TALES OF AN ORANGEPEELER
an archive of pleasures, wounds, sublimations
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look at my feet, moving
The best after-birthday-dancing-tipsy remedy:tapioca balls like startled guppies swimmingat the bottom of a glass of pearl tea.
I was quite cranky last night, but only for a little while.
I was suddenly older, for no reason other than theearth's impenitent rotation around the sun.
And suddenly yesterday, my birth-day, becamea moment where I had to measure myself.How did I change? What do I look like now? Where are my loved ones in my life's map? How is this birthday different from the other ones?
I run to the photobooth up the street; inspect my features, squinting at every angle and curve.
Think about it: in 2 years, I'll be 1/4 century old!
My years contain war; the demise of the Berlin Wall and the Soviet Union; the abolition of apartheid in South Africa, the scourge of AIDS, the US re-institution of the death penalty, corporate control of media, genocide (so relentlessly current); the death of Pol Pot, the . . .
And while History happens, my history is being shaped; larger currents contain smaller ones, momentum compels my feet and the feet of my loved ones to change their patterns.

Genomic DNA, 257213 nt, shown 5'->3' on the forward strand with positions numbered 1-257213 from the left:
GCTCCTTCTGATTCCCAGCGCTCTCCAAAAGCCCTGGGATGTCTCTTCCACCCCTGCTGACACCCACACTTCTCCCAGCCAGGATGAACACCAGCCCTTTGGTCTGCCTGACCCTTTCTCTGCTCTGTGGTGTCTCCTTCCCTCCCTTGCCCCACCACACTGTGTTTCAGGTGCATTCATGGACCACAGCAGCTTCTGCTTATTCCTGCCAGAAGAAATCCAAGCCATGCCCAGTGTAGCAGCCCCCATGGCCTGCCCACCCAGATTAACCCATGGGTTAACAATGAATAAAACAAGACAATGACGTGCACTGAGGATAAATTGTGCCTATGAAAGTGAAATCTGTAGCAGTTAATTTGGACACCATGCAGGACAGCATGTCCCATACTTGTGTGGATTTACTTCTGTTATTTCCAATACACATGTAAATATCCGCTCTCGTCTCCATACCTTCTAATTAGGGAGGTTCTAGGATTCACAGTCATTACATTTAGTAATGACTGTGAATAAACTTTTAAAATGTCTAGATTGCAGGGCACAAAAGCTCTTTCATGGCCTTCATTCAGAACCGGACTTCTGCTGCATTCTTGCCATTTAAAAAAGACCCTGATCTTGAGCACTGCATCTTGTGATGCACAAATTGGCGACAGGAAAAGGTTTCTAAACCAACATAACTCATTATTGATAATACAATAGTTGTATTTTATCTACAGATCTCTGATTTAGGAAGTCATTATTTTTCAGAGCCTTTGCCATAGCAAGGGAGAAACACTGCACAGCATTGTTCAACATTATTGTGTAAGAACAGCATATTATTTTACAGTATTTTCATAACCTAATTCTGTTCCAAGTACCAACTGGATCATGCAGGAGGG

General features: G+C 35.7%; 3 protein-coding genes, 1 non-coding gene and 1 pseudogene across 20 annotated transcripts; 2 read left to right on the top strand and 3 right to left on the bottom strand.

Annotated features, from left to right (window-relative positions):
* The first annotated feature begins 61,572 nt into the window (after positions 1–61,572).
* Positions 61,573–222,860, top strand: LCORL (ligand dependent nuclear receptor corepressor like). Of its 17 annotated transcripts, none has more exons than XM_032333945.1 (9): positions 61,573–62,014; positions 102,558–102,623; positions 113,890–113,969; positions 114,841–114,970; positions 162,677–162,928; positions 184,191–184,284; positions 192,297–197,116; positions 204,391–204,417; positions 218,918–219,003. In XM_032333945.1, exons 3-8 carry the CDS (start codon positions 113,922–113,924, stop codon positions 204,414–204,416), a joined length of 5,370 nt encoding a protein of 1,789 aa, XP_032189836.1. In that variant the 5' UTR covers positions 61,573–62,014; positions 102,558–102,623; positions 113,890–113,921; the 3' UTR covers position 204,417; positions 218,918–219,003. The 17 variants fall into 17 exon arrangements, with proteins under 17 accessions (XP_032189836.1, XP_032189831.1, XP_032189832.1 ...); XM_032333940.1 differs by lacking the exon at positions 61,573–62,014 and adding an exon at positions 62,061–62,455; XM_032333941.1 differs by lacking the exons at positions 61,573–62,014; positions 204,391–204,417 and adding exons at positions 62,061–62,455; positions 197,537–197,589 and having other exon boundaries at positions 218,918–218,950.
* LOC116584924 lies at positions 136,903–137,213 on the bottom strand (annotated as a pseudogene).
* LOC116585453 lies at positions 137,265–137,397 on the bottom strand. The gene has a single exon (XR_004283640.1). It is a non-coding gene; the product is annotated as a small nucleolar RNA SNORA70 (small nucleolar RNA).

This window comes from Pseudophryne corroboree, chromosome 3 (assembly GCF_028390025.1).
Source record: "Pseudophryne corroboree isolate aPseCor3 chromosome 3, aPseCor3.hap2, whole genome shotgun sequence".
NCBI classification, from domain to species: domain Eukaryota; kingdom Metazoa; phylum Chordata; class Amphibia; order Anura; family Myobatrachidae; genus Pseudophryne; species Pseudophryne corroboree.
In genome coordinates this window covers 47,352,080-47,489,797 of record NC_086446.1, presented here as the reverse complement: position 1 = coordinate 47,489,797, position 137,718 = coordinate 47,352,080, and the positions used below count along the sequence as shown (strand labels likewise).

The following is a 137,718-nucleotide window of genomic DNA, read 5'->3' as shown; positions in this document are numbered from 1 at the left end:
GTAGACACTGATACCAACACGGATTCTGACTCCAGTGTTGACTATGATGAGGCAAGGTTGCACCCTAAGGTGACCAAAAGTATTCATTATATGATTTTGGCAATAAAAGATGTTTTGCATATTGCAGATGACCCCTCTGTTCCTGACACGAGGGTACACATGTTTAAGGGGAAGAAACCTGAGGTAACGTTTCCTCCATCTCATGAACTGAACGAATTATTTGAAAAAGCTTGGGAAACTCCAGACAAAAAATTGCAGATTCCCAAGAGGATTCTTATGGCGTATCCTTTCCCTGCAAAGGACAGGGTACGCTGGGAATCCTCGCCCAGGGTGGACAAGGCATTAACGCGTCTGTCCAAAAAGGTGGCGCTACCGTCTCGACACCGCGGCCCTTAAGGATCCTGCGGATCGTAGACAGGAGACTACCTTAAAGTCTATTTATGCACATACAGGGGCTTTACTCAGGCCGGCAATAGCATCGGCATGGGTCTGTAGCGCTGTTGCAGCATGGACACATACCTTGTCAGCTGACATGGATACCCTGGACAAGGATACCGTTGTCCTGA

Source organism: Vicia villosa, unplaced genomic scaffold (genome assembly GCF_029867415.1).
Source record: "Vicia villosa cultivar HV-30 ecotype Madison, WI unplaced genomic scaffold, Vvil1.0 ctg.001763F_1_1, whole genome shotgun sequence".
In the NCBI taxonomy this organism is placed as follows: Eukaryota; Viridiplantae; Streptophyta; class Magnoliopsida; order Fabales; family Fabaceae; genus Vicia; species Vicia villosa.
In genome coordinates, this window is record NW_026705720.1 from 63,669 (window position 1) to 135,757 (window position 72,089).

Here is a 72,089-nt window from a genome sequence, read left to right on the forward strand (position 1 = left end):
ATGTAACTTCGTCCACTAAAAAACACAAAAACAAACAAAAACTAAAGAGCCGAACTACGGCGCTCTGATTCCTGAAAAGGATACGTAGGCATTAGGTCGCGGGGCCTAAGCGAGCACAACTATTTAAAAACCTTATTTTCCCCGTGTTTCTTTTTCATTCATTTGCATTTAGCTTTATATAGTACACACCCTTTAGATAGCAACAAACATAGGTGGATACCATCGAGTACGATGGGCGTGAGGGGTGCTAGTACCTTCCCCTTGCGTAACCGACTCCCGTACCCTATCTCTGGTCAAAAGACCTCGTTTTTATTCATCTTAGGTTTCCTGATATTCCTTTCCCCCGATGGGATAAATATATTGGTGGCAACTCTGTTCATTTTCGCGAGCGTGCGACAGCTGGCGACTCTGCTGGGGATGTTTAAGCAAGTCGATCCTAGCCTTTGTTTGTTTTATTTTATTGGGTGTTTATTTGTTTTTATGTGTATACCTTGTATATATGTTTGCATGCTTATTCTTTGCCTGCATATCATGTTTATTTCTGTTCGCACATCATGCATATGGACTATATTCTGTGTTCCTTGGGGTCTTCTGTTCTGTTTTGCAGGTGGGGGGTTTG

Friends are scattered everywhere: I call to invite them to a dinner party (oh I do love to put them all in one room, contain their spirits, if only for a little while, so that I can fall in love with them all over again...), but they've got other plans, other cities to visit, movements that might not include me.
This is adulthood, I guess: other plans, other cities, other lives to live.
We are growing up and up. (But are we getting wiser?)
Once upon a time, everyone was just around the corner or a room away.
Now I'm the last one to leave Berkeley, the one who pauses to inscribe the moment in a poem or a journal entry, before turning off the lightand shutting the door behind me, with aclick that will resound deeply, in the heart of my memory-house.